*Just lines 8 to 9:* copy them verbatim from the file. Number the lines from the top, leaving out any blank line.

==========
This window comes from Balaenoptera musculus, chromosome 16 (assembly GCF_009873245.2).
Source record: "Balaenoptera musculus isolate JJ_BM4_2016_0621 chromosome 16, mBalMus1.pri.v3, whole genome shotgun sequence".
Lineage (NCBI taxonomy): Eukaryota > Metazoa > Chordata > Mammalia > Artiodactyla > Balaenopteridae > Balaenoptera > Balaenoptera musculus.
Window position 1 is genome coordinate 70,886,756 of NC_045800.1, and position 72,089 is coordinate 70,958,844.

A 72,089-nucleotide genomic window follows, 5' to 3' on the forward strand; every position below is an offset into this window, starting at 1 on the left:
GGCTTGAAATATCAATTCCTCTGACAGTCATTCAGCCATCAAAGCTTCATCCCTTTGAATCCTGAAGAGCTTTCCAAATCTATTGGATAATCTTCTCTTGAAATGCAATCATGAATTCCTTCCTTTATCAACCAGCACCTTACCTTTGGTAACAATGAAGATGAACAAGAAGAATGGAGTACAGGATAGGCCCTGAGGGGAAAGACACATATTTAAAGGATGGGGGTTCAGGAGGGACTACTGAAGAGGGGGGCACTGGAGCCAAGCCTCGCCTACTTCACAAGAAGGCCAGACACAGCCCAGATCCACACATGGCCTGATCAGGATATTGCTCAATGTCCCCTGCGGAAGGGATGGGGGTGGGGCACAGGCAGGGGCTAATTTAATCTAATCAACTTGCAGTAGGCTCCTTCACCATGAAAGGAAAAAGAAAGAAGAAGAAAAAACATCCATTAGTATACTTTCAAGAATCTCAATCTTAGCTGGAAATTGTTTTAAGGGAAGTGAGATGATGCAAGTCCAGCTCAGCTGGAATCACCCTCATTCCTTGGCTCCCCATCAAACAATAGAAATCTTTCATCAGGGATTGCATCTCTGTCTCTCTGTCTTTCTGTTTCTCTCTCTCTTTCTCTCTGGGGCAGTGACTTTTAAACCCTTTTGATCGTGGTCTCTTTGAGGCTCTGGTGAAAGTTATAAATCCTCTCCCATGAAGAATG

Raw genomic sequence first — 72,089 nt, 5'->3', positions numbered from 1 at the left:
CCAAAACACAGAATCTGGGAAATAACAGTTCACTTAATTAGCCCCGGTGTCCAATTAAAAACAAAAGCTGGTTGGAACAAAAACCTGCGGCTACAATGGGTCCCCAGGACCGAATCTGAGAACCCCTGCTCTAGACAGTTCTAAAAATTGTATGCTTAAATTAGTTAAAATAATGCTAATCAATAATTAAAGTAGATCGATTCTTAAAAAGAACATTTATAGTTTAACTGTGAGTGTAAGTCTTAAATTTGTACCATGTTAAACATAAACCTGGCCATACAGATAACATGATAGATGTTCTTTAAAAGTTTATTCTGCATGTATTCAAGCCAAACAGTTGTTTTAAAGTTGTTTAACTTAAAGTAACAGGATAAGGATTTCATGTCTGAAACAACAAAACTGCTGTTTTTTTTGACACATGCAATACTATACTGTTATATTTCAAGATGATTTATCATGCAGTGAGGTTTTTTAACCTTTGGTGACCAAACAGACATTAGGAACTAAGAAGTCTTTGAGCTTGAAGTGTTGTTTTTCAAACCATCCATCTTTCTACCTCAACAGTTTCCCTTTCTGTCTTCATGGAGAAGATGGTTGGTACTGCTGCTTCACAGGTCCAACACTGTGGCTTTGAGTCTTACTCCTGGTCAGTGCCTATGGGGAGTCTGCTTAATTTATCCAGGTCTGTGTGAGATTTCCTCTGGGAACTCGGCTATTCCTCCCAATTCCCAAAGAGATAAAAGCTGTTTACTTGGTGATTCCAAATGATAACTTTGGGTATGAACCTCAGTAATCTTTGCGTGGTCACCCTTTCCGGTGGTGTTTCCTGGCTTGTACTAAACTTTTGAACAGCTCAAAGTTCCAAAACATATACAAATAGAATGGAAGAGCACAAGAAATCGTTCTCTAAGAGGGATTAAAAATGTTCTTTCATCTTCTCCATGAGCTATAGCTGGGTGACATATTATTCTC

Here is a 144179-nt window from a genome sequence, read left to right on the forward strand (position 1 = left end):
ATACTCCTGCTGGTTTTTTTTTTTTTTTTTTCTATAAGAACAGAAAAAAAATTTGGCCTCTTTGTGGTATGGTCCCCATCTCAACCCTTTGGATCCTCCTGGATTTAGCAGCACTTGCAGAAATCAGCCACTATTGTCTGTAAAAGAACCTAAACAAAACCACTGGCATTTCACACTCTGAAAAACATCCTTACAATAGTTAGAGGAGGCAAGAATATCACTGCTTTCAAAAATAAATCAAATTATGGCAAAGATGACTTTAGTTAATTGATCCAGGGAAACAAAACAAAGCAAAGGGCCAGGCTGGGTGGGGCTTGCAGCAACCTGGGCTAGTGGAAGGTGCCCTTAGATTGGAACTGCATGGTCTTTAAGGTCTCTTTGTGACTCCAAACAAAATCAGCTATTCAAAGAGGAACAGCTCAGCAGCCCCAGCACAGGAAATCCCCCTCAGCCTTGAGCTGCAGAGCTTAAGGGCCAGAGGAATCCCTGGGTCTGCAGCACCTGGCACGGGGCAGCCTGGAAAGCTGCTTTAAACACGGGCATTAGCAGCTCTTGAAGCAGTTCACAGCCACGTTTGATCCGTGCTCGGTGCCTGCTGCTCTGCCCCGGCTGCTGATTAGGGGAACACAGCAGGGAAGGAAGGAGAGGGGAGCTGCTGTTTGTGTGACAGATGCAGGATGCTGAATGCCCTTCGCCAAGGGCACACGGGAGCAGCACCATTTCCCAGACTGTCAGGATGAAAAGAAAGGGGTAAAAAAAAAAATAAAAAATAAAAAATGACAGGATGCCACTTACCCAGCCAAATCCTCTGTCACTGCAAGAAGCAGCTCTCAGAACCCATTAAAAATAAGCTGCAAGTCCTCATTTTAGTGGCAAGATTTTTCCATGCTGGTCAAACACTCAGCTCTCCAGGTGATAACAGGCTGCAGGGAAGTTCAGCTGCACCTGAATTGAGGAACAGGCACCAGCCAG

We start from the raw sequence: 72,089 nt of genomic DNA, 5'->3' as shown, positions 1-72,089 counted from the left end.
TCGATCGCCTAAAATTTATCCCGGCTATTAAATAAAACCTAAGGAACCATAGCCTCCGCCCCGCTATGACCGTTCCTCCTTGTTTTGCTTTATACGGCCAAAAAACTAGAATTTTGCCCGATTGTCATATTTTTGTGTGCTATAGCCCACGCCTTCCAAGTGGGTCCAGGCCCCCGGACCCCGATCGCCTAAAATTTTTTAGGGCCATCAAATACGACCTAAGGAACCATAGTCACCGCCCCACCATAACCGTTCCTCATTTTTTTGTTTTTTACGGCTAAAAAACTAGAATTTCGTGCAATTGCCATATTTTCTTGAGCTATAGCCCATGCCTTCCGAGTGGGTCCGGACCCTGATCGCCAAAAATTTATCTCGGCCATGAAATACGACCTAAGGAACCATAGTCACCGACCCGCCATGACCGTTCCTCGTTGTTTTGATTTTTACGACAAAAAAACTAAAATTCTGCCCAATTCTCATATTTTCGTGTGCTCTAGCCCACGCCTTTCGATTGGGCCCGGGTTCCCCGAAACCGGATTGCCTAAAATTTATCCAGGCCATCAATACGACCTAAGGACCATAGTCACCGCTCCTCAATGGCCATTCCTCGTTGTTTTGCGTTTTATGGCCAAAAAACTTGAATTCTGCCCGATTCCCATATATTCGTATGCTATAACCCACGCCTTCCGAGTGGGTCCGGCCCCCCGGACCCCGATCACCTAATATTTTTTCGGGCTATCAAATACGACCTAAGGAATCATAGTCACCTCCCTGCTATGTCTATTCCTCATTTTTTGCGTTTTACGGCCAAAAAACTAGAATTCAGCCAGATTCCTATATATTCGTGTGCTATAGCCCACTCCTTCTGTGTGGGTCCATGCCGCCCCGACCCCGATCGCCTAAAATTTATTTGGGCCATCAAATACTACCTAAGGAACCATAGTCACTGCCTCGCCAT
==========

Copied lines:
CCAAAACACAGAATCTGGGAAATAACAGTTCACTTAATTAGCCCCGGTGTCCAATTAAAAACAAAAGCTGGTTGGAACAAAAACCTGCGGCTACAATGGGTCCCCAGGACCGAATCTGAGAACCCCTGCTCTAGACAGTTCTAAAAATTGTATGCTTAAATTAGTTAAAATAATGCTAATCAATAATTAAAGTAGATCGATTCTTAAAAAGAACATTTATAGTTTAACTGTGAGTGTAAGTCTTAAATTTGTACCATGTTAAACATAAACCTGGCCATACAGATAACATGATAGATGTTCTTTAAAAGTTTATTCTGCATGTATTCAAGCCAAACAGTTGTTTTAAAGTTGTTTAACTTAAAGTAACAGGATAAGGATTTCATGTCTGAAACAACAAAACTGCTGTTTTTTTTGACACATGCAATACTATACTGTTATATTTCAAGATGATTTATCATGCAGTGAGGTTTTTTAACCTTTGGTGACCAAACAGACATTAGGAACTAAGAAGTCTTTGAGCTTGAAGTGTTGTTTTTCAAACCATCCATCTTTCTACCTCAACAGTTTCCCTTTCTGTCTTCATGGAGAAGATGGTTGGTACTGCTGCTTCACAGGTCCAACACTGTGGCTTTGAGTCTTACTCCTGGTCAGTGCCTATGGGGAGTCTGCTTAATTTATCCAGGTCTGTGTGAGATTTCCTCTGGGAACTCGGCTATTCCTCCCAATTCCCAAAGAGATAAAAGCTGTTTACTTGGTGATTCCAAATGATAACTTTGGGTATGAACCTCAGTAATCTTTGCGTGGTCACCCTTTCCGGTGGTGTTTCCTGGCTTGTACTAAACTTTTGAACAGCTCAAAGTTCCAAAACATATACAAATAGAATGGAAGAGCACAAGAAATCGTTCTCTAAGAGGGATTAAAAATGTTCTTTCATCTTCTCCATGAGCTATAGCTGGGTGACATATTATTCTC

Here is a 144179-nt window from a genome sequence, read left to right on the forward strand (position 1 = left end):